Indy is 'Nap Town' no more

INDIANAPOLIS -- Thirty-one years ago, I spent nine days in Indianapolis covering a U.S. Olympic Committee multi-sports event then called the National Sports Festival.

By the time it ended, I decided death would be a preferable alternative to another stay of more than one day in a soporific burg with a downtown so moribund the city’s nicknames, “India-no-place” and “Naptown” not only were richly deserved but also too kind.

In those days, the dining options were so few the only real choice was whether to have a New York strip, filet or ribeye at St. Elmo, the only decent restaurant in the middle of downtown.  (Not counting the wondrous Shapiro’s deli, of course, but its location is not central.)

Five years later, facing the prospect of being marooned in Indy for the two weeks of the 1987 Pan American Games, I thought about bringing a supply of peanut butter.

But things already had begun to change in downtown Indy, a change that continued so steadily over the next quarter-century that a five-day stay in late June was a delight of new experiences.

The only depressing part was to see the legacy of that Sports Festival and the Pan Am Games, which had made Indianapolis the “amateur sports capital of America,” is being forgotten – as the leaky roof at the Indiana University Natatorium, crying out for maintenance, made clear.

Indy apparently figured that luring the Super Bowl in 2012 meant never having to worry again about proper facilities for elite swimmers and runners and cyclists.

Like Atlanta, which essentially told Olympic athletes not to let the door slam them in the butt once the 1996 Summer Games ended, Indianapolis has moved on.  It may still be host to events like the recent U.S. Swimming Championships, but there was no buzz in town about that event, and the attendance was very poor.

End of digression.  The point of this is to praise Indy.

(Well, not entirely.  That a city which has ponied up the bulk of nearly $1 billion in arenas for its two major-league teams let its symphony go begging, endure a lockout and have the musicians take pay cuts is shameful.)

Now where was I?

Oh, yes, cycling the Monon Trail.

It was the reason the bike came along on the business trip from Chicago, my first by car to Indy since becoming a road cyclist.

The Monon Trail is a piece of repurposed railroad right-of-way, which starts just northeast of downtown and continues (as the Monon Greenway) into the suburbs north of the city (about 17 miles in all, as of now).  It has to be among the best cycling options of any large urban area in the country.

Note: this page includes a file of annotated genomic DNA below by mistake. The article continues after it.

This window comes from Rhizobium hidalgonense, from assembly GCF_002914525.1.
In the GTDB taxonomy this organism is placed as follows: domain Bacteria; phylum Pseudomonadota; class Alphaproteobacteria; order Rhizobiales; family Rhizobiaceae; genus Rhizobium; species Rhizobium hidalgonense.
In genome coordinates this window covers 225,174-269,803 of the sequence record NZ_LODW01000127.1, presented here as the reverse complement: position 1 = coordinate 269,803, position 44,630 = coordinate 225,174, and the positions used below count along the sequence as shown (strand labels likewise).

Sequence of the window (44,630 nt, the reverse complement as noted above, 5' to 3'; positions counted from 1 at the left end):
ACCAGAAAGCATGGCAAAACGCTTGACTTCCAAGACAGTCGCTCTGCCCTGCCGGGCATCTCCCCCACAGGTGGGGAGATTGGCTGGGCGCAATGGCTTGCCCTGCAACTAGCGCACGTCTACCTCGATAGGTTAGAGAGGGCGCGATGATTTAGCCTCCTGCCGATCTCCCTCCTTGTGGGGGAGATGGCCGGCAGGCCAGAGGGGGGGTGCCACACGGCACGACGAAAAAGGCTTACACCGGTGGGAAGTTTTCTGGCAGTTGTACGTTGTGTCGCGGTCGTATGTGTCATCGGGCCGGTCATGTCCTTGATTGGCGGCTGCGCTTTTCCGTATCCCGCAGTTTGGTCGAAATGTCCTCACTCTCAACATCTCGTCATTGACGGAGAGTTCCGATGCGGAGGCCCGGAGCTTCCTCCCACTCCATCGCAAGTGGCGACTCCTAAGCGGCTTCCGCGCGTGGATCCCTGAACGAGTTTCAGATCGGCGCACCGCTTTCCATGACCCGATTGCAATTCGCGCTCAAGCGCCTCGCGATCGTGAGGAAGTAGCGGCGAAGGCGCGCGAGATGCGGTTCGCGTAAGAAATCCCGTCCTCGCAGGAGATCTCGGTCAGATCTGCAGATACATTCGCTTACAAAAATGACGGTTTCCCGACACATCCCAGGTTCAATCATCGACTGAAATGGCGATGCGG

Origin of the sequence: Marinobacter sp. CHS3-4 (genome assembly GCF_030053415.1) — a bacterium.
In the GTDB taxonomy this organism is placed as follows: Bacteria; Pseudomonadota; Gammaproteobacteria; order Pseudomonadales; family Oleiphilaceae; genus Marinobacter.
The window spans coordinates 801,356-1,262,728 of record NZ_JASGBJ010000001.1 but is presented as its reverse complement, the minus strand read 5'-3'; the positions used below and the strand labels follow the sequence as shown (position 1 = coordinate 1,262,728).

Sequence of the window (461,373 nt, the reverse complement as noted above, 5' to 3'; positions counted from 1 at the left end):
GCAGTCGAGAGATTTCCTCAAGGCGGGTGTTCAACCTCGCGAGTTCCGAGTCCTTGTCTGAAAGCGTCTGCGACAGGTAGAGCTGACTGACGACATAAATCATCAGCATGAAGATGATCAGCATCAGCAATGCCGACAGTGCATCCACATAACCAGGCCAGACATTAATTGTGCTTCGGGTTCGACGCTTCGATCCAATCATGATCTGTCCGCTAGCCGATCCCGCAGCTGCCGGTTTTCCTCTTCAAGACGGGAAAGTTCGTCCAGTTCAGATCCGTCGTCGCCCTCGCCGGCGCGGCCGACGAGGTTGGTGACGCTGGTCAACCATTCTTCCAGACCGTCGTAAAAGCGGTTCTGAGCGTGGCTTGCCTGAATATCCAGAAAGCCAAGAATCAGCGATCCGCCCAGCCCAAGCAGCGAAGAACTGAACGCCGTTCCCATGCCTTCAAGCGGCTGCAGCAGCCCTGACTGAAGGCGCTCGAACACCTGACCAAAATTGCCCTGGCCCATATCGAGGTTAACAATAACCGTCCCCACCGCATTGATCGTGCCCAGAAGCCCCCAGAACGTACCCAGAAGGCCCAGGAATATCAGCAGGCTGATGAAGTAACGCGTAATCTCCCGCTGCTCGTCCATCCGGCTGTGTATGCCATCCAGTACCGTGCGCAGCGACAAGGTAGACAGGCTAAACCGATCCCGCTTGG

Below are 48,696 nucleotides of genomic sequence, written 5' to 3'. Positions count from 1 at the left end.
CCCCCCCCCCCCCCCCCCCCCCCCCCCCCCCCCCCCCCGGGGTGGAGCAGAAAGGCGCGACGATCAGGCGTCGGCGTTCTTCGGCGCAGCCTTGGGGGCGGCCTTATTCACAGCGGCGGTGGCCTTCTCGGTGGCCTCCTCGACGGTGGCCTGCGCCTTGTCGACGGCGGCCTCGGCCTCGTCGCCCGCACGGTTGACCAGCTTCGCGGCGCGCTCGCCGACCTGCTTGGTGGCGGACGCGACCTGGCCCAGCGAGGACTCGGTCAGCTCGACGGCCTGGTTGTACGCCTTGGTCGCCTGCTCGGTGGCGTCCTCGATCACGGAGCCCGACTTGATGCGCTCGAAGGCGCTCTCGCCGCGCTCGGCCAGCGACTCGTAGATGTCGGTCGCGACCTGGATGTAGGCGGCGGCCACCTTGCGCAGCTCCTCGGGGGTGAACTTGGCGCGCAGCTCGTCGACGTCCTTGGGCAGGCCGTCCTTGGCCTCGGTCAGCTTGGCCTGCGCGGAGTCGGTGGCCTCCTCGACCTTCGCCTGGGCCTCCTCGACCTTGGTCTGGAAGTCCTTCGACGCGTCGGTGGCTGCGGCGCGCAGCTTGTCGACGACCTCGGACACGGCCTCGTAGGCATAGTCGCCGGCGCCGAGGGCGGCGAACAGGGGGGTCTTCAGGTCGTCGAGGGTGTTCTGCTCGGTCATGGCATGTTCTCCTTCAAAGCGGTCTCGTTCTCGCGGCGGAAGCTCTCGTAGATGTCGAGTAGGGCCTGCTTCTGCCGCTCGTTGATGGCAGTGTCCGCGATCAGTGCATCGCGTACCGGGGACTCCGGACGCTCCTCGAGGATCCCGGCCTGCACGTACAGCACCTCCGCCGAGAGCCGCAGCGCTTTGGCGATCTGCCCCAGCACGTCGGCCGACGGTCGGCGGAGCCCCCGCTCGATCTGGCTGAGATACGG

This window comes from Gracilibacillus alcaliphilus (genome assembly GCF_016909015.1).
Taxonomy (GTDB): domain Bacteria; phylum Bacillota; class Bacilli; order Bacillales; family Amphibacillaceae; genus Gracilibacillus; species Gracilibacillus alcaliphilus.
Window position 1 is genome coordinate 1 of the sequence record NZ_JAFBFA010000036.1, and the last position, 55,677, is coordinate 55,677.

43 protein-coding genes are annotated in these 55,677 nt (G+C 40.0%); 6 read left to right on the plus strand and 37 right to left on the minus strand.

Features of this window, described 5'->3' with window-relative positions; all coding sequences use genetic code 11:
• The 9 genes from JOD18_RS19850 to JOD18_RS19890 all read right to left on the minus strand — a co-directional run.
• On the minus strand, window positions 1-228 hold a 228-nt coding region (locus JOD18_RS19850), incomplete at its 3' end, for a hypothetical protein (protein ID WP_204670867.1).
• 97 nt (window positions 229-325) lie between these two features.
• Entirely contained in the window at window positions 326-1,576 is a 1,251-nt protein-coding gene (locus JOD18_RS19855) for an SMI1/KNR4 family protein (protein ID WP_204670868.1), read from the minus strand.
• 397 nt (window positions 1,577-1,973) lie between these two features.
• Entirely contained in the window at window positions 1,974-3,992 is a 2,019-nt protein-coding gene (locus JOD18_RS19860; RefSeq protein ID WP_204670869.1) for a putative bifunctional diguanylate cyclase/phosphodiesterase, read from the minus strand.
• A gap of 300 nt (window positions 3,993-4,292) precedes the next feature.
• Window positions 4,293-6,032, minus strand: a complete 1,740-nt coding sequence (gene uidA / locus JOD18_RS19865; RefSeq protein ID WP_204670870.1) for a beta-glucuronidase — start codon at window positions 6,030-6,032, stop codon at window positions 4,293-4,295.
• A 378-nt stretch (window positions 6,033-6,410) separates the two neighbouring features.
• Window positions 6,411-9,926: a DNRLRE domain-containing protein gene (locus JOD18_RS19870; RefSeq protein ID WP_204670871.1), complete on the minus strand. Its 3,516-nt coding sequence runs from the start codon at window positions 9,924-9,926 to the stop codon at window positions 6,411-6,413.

By using the bike lanes on New York St. and Washington St., then the Cultural Trail leg on Massachusetts Ave. (more later), access to and from the Monon Trail from my centrally located hotel was safe and easy.  The Monon Trail itself is paved and, about four miles from the southern end, becomes shaded by a lush canopy of trees that made the summer sun, humidity and 90-degree temperature bearable.

At 9 a.m. one weekday, walking, running and cycling traffic was light enough that it was easy to maintain speeds around 20 miles per hour much of the way (especially going south, with a long stretch that is slightly downhill.)  On another weekday ride at noon, the trail was considerably busier, especially in Carmel.  The Monon Greenway piece in Carmel has a 20 mph speed limit.

The big issue for those inclined toward a consistently fast ride is the frequent street crossings that require either a full or near stop.  But slowing down reveals trailside temptations like the Broad Ripple Brew Pub, Brics Ice Cream Station and, once in Carmel, a plethora of restaurants either adjacent to or close to the Greenway (the smells from Bub’s Burgers were particularly alluring.)

In the interest of safety and fitness, I resisted food and beer until late dinners after the evening swim sessions ended.

Late dinner once was an oxymoron in Indy.  Now the choices are considerable.  We tried bar food at Mesh – one of several restaurants on Massachusetts near the theater district – with its tasty $2 soft tacos ($2! – go for the tilapia).  Then three of us had a shared meal while sitting at the bread bar at Bluebeard, part of the Fletcher Place revivification.

Bluebeard’s grilled octopus with Mediterranean bagna cauda and scallops in mild red curry were sensational, as were the local tomatoes with extra virgin olive oil, salt, pea shoots and parmesan cheese.

There were many more tantalizing restaurants to try and hard-surface trails that connect to the Monon left to ride.  A lengthy trip to Indy may once have seemed like doing time – say, a life sentence.  Now you can be left thinking your time there was too short.

Copyright © 2015, RedEye
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